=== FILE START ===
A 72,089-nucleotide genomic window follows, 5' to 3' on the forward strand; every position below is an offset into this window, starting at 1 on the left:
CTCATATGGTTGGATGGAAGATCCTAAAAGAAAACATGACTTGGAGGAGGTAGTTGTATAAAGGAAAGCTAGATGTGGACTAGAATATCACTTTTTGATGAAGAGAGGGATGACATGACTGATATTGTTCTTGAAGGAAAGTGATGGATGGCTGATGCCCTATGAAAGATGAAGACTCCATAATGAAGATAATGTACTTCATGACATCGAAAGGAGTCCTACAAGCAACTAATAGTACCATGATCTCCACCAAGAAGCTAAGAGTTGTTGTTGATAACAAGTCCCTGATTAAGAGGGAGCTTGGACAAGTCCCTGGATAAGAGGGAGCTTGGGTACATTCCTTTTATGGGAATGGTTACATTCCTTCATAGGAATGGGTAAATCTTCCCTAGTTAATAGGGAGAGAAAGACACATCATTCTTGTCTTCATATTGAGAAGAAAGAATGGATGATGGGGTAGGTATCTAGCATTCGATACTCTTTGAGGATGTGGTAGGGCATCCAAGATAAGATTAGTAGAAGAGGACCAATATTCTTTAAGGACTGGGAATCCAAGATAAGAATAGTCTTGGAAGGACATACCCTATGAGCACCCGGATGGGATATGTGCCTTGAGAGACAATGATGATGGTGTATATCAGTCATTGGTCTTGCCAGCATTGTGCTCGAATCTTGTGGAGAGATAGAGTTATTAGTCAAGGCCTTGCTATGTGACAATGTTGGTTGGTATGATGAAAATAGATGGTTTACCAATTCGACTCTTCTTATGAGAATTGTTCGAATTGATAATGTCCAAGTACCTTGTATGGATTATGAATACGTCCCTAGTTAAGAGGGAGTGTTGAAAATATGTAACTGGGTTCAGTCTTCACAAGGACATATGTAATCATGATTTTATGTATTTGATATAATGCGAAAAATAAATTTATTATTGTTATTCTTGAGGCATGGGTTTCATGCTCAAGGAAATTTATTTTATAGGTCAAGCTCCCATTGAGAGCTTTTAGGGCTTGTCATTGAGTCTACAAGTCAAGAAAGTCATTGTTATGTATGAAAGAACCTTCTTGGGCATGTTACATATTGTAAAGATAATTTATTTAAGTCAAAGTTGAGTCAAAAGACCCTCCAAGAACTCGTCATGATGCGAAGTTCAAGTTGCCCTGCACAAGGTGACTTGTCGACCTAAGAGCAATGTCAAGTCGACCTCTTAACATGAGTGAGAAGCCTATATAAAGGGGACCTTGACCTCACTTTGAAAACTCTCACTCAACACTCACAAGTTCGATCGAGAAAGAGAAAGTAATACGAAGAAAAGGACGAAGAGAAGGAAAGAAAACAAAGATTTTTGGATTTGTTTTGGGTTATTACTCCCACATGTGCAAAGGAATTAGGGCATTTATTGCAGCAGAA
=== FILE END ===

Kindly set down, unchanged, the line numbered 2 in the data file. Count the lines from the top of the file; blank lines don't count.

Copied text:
CTCATATGGTTGGATGGAAGATCCTAAAAGAAAACATGACTTGGAGGAGGTAGTTGTATAAAGGAAAGCTAGATGTGGACTAGAATATCACTTTTTGATGAAGAGAGGGATGACATGACTGATATTGTTCTTGAAGGAAAGTGATGGATGGCTGATGCCCTATGAAAGATGAAGACTCCATAATGAAGATAATGTACTTCATGACATCGAAAGGAGTCCTACAAGCAACTAATAGTACCATGATCTCCACCAAGAAGCTAAGAGTTGTTGTTGATAACAAGTCCCTGATTAAGAGGGAGCTTGGACAAGTCCCTGGATAAGAGGGAGCTTGGGTACATTCCTTTTATGGGAATGGTTACATTCCTTCATAGGAATGGGTAAATCTTCCCTAGTTAATAGGGAGAGAAAGACACATCATTCTTGTCTTCATATTGAGAAGAAAGAATGGATGATGGGGTAGGTATCTAGCATTCGATACTCTTTGAGGATGTGGTAGGGCATCCAAGATAAGATTAGTAGAAGAGGACCAATATTCTTTAAGGACTGGGAATCCAAGATAAGAATAGTCTTGGAAGGACATACCCTATGAGCACCCGGATGGGATATGTGCCTTGAGAGACAATGATGATGGTGTATATCAGTCATTGGTCTTGCCAGCATTGTGCTCGAATCTTGTGGAGAGATAGAGTTATTAGTCAAGGCCTTGCTATGTGACAATGTTGGTTGGTATGATGAAAATAGATGGTTTACCAATTCGACTCTTCTTATGAGAATTGTTCGAATTGATAATGTCCAAGTACCTTGTATGGATTATGAATACGTCCCTAGTTAAGAGGGAGTGTTGAAAATATGTAACTGGGTTCAGTCTTCACAAGGACATATGTAATCATGATTTTATGTATTTGATATAATGCGAAAAATAAATTTATTATTGTTATTCTTGAGGCATGGGTTTCATGCTCAAGGAAATTTATTTTATAGGTCAAGCTCCCATTGAGAGCTTTTAGGGCTTGTCATTGAGTCTACAAGTCAAGAAAGTCATTGTTATGTATGAAAGAACCTTCTTGGGCATGTTACATATTGTAAAGATAATTTATTTAAGTCAAAGTTGAGTCAAAAGACCCTCCAAGAACTCGTCATGATGCGAAGTTCAAGTTGCCCTGCACAAGGTGACTTGTCGACCTAAGAGCAATGTCAAGTCGACCTCTTAACATGAGTGAGAAGCCTATATAAAGGGGACCTTGACCTCACTTTGAAAACTCTCACTCAACACTCACAAGTTCGATCGAGAAAGAGAAAGTAATACGAAGAAAAGGACGAAGAGAAGGAAAGAAAACAAAGATTTTTGGATTTGTTTTGGGTTATTACTCCCACATGTGCAAAGGAATTAGGGCATTTATTGCAGCAGAA